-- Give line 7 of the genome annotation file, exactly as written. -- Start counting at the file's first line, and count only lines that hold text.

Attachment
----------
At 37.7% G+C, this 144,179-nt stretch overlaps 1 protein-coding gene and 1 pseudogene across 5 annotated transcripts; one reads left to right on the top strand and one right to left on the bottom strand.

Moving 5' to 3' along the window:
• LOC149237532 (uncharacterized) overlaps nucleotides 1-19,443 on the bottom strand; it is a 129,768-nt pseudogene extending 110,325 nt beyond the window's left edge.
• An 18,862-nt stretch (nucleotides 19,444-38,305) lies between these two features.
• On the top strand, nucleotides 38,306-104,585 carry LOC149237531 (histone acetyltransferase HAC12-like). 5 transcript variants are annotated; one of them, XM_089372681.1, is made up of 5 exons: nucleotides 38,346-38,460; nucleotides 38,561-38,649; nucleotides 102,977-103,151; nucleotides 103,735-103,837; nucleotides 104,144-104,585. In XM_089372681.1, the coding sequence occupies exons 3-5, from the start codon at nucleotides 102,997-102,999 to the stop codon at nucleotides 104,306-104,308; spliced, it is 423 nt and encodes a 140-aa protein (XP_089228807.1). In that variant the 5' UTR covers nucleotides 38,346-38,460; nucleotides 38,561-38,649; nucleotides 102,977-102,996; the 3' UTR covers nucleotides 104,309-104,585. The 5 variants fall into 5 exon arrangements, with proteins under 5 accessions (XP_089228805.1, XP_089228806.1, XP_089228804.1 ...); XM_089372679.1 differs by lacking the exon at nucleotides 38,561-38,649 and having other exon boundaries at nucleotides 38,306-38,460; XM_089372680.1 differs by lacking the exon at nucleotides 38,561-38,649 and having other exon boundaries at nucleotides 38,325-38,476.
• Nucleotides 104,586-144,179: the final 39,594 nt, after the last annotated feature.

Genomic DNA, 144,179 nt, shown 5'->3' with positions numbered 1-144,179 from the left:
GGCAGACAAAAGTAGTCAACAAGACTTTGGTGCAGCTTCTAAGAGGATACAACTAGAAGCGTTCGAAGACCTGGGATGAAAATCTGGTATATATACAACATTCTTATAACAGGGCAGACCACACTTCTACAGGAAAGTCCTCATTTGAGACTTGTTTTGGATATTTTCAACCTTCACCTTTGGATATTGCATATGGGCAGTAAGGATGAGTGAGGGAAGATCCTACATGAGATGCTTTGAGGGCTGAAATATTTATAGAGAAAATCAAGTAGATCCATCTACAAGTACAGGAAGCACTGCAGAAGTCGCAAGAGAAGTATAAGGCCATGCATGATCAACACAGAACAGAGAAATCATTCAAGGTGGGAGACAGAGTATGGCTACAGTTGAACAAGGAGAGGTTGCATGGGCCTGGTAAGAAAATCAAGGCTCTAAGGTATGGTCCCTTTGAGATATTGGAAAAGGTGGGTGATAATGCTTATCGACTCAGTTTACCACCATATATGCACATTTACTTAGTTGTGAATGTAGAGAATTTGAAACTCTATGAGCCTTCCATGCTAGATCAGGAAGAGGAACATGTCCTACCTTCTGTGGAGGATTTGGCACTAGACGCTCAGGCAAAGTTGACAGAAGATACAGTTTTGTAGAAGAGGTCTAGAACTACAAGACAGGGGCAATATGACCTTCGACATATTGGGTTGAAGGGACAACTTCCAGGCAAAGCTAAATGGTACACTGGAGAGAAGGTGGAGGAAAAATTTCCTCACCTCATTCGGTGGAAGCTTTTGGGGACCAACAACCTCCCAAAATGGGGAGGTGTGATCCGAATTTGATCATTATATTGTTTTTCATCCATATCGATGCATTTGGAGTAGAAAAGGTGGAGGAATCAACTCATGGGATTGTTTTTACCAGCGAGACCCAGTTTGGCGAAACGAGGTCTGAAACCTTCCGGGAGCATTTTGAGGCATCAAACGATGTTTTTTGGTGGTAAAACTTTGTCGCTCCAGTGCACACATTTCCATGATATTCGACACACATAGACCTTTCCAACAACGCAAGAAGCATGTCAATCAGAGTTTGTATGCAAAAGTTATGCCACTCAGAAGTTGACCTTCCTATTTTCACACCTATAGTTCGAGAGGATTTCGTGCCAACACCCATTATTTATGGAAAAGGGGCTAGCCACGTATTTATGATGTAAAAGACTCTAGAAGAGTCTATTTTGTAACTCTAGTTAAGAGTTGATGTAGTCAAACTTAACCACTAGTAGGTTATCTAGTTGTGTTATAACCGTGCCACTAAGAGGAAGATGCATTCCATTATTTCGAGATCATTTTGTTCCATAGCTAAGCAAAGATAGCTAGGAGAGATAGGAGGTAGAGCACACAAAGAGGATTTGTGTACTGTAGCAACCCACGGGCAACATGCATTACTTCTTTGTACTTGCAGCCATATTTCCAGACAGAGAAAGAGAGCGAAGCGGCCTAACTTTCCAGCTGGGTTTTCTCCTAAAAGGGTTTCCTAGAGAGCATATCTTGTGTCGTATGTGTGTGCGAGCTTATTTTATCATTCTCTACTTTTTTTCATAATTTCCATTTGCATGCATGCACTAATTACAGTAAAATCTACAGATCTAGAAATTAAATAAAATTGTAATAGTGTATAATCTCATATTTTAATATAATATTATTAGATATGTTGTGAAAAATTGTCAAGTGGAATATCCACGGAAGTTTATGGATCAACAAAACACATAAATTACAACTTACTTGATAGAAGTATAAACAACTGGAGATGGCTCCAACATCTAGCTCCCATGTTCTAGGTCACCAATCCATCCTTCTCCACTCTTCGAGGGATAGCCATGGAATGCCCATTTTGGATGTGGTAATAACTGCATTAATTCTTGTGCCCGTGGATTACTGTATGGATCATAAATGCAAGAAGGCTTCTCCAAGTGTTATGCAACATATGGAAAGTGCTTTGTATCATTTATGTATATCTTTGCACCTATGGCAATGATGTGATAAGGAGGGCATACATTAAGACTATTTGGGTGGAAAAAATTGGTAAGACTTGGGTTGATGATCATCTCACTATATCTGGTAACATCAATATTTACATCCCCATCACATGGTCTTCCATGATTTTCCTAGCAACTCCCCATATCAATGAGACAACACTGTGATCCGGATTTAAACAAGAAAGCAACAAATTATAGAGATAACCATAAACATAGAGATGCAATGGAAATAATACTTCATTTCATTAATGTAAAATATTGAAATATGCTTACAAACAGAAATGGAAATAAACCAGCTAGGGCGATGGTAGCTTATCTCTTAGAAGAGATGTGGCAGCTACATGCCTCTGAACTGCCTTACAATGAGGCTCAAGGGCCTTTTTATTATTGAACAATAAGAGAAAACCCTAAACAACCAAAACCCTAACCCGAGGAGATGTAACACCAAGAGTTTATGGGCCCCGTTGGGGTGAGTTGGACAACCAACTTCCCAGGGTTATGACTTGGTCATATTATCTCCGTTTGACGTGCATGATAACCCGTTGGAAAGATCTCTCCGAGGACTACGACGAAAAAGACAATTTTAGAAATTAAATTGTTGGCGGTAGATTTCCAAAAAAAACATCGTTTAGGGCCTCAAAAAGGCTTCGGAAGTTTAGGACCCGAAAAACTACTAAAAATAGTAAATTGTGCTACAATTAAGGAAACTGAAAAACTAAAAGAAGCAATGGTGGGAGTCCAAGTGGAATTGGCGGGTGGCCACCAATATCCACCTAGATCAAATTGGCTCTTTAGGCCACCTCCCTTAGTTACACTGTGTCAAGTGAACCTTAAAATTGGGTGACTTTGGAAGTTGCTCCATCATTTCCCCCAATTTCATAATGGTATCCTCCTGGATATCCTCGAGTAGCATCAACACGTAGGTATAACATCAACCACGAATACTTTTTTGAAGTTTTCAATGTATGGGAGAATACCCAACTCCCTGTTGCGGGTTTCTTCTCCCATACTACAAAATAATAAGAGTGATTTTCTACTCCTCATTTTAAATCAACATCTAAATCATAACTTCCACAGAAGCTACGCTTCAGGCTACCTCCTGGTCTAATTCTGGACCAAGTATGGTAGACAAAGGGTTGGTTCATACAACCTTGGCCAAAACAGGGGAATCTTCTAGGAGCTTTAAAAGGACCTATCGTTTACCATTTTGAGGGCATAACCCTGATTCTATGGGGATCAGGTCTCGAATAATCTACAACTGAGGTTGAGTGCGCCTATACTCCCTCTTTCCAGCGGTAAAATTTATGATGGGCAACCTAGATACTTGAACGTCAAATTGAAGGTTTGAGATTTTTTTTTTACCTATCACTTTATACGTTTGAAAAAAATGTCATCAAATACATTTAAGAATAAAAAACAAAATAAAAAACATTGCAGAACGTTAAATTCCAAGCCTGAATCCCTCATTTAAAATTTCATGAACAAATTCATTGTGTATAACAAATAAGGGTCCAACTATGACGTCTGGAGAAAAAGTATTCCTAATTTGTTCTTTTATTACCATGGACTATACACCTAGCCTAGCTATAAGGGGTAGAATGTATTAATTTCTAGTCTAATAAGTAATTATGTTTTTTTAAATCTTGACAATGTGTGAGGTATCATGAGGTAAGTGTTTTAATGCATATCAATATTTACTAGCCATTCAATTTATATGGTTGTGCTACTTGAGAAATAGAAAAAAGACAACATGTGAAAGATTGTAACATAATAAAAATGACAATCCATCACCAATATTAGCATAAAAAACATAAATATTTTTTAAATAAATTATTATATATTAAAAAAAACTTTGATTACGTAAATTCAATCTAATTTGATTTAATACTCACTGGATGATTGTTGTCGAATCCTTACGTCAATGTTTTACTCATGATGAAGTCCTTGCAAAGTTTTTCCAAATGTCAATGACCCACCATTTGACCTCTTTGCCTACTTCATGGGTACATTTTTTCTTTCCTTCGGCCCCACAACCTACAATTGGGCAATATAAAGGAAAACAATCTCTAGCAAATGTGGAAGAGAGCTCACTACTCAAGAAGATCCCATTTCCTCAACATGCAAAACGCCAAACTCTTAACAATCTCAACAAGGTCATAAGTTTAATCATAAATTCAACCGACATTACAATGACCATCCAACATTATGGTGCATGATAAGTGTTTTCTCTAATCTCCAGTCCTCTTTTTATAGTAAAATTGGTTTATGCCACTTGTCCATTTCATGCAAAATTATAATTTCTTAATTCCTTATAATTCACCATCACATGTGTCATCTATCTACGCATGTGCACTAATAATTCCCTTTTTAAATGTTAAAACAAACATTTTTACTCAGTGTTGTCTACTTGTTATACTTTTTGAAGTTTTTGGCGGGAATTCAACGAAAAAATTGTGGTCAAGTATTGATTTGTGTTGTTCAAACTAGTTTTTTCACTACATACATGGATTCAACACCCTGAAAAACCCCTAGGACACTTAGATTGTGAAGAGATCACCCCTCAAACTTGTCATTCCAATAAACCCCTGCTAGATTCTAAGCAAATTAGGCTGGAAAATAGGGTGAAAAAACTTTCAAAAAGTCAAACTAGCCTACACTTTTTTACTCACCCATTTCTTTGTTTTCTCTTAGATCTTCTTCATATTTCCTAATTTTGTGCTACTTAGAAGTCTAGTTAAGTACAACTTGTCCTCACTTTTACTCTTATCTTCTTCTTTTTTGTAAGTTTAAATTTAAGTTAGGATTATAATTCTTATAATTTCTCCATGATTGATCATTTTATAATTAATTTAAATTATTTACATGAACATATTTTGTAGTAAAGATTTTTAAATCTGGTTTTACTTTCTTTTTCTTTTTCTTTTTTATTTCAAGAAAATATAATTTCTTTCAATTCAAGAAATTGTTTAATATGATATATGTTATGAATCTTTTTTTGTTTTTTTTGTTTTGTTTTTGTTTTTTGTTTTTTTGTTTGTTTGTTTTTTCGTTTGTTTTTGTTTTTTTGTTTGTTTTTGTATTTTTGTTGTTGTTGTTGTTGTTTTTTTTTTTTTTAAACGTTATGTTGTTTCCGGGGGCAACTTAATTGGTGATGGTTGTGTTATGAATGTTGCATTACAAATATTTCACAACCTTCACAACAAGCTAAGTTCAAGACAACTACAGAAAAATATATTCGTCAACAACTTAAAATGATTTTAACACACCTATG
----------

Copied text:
Genomic DNA, 144,179 nt, shown 5'->3' with positions numbered 1-144,179 from the left: